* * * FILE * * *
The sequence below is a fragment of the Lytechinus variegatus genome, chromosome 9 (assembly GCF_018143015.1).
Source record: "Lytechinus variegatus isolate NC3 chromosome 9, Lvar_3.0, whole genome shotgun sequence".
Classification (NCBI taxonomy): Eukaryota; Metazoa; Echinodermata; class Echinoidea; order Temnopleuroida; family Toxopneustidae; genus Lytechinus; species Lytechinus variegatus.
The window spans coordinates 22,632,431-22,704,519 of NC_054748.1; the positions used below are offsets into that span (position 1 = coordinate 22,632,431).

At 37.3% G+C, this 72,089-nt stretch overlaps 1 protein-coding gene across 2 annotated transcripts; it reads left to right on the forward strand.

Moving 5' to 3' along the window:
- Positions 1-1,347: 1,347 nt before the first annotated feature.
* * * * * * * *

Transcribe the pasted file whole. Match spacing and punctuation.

The sequence below is a fragment of the Lytechinus variegatus genome, chromosome 9 (assembly GCF_018143015.1).
Source record: "Lytechinus variegatus isolate NC3 chromosome 9, Lvar_3.0, whole genome shotgun sequence".
Classification (NCBI taxonomy): Eukaryota; Metazoa; Echinodermata; class Echinoidea; order Temnopleuroida; family Toxopneustidae; genus Lytechinus; species Lytechinus variegatus.
The window spans coordinates 22,632,431-22,704,519 of NC_054748.1; the positions used below are offsets into that span (position 1 = coordinate 22,632,431).

At 37.3% G+C, this 72,089-nt stretch overlaps 1 protein-coding gene across 2 annotated transcripts; it reads left to right on the forward strand.

Moving 5' to 3' along the window:
- Positions 1-1,347: 1,347 nt before the first annotated feature.